Night Markets: Taiwan's Most Popular Dining Source

Can the Taiwan CDC preserve the tradition while improving the many health risks of night markets?

By Vivian Chen

Night Markets: Taiwan's Most Popular Dining Source - Nutrition for the WorldIn Taiwan, a cultural social activity is dining at the local night markets. A “night market” is a long street in which vendors (majority of them being food vendors, but also vendors who sell clothes, accessories, and provide mini carnival games) sell their goods in stalls, canteens, or carts on the sidewalk and asphalt road, while the consumers dine and shop between the columns of vendors. The night market is most well known for their food, referred to as Taiwanese Xiao-Chi (台灣小吃), literally meaning “Taiwan's Little Eat”. This name refers to the small portions of the food. Contrary to its name though, in the recent years, as the vendors compete with one another for business in a particular night market, portions have grown larger and larger, as consumers want to get the best deal for their money.

Some of the traditional Taiwanese foods found at night markets include:

Oyster Omelet
Oyster Omelet / 蚵仔煎(O-a-chien)

This dish contains eggs, oysters, and green vegetables, stir-fried with corn starch. The combination of the ingredients gives the omelet a "gooey" feel but is chewy in the mouth. The sauce on the omelet has a sweet-and spicy flavor.
Stinky Tofu
Stinky Tofu / 臭豆腐(Chou Do-fu)

This is one of the most notorious dishes in Taiwanese foods due to its "stink". The infamous smell is the distinctive characteristic of the dish, as the tofu goes through a fermentation process. Despite the "stink", for people who love the food, the stronger the smell, the more delicious the vendor's tofu is. Served with the stink tofu is a spicy soy sauce along with pickled lettuce.
Oyster Vermicelli
Oyster Vermicelli / 蚵仔麵線(O-a Mi-soa)

This dish is a mixture of oyster, vermicelli, and cornstarch, mixed together to make a thick soup. The soup is mixed with vinegar and a little bit of soy sauce, along with Chinese parsley to bring out the flavor.
Fried Chicken Cutlet
Fried Chicken Cutlet / 炸雞排(Ja-Ji-Pai)

The fried chicken cutlet is one of the dishes that has taken the competition of portion size between the vendors to an extreme. The largest ones amount to almost three adult hand palms put together. What distinguishes this chicken cutlet as Taiwanese versus any other American fried chicken is the pepper the vendors put on the cutlet after it's been fried. Instead of using ground black pepper, the Taiwanese vendors use white pepper. White pepper has less of the "taste" of pepper we are familiar with in black pepper, but instead has a spicy taste.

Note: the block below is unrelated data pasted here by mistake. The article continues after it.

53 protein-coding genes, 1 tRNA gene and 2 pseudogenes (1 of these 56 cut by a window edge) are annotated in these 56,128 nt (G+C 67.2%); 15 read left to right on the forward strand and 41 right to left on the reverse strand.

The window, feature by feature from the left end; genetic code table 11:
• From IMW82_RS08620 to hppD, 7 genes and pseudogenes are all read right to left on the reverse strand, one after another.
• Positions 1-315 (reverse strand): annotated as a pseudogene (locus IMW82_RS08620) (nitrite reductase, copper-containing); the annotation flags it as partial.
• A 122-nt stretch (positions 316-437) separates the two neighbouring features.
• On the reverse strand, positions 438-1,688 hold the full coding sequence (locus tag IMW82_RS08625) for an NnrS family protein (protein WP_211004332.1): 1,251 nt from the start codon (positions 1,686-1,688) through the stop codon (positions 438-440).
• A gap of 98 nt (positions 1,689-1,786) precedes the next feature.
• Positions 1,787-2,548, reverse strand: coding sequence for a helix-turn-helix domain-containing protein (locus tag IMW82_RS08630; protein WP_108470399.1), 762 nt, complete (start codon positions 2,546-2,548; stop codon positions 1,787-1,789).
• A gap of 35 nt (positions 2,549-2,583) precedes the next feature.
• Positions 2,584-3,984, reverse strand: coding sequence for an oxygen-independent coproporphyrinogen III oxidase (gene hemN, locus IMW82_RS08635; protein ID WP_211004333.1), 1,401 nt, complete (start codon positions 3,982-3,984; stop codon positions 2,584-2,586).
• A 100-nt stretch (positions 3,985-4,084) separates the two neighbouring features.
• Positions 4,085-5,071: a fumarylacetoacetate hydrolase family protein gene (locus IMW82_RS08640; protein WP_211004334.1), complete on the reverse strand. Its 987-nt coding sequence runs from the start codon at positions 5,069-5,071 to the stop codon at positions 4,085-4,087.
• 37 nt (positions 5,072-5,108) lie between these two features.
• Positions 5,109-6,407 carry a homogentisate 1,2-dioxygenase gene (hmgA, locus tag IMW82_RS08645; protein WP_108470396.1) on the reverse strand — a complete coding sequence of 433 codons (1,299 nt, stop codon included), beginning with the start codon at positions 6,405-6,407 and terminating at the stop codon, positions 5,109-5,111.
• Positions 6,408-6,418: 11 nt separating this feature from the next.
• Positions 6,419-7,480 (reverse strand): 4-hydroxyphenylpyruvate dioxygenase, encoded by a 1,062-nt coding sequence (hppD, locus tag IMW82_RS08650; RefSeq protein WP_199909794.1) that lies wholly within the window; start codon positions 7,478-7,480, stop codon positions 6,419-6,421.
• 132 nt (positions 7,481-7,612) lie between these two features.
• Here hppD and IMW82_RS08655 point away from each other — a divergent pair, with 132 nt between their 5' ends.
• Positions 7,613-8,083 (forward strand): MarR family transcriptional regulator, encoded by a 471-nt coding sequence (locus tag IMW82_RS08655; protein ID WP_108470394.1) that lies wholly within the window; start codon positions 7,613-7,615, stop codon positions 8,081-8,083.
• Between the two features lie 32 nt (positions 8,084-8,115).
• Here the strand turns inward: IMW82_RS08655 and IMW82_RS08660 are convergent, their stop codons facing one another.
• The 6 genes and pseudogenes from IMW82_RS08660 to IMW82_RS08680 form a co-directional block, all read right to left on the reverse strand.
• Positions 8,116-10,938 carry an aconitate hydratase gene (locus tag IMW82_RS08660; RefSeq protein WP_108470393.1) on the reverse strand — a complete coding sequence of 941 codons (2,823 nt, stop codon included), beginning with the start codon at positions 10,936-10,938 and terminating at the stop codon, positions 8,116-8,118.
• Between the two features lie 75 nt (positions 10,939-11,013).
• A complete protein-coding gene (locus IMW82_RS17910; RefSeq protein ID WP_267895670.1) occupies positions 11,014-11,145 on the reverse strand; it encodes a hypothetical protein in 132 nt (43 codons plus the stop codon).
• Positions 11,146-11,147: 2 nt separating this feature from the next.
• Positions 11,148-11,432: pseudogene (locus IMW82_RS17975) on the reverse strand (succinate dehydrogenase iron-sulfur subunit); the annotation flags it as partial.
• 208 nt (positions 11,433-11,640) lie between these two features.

Big Sausage Wrapped Over Small Sausage
"Big Sausage Wrapped Over Small Sausage" /
大腸包小腸(Da-chong Bao Xiao-chong)

Although the food's name literally means "big sausage wrapped over small sausage", it is actually a meat sausage wrapped in a sausage made with glutinous rice. In addition to the two sausages, customers have the option of adding different sauces to their wraps. The most common being a thick soy sauce or sweet-and-spicy sauce. Some of the more creative vendors in the past few years have attracted customers with their collection of innovative sauces, such as chocolate, peanut butter sauce, even honey!
"Sweet Not Spicy" / 甜不辣 (Tien-bu-la)

While the name of the dish literally means "sweet not spicy", the dish is fried fish cake (often known in Japanese cuisines as "tempura") with sweet-and-spicy sauce over it. The reason the dish was named this way was because the fish cake has a sweet taste, so although the sauce is meant to be a little spicy, the entire dish comes off as "sweet" not "spicy. Another reason for the peculiar name is because the Taiwanese wanted a play on words with the Japanese name of the fish cake "tempura"; the Taiwanese name tien-bu-la sounds synonymous with tempura.
Pearl Milk Tea
Pearl Milk Tea / 珍珠奶茶 (Jen-ju Nai-cha)

What is referred to as "pearl" in this drink is known as tapioca (or boba) in the United States. The tapioca tastes like a round ball of jelly, often cooked in sugar water, so that the jelly itself is sweet. Mixed with milk tea, this is as often a dessert as it is a drink.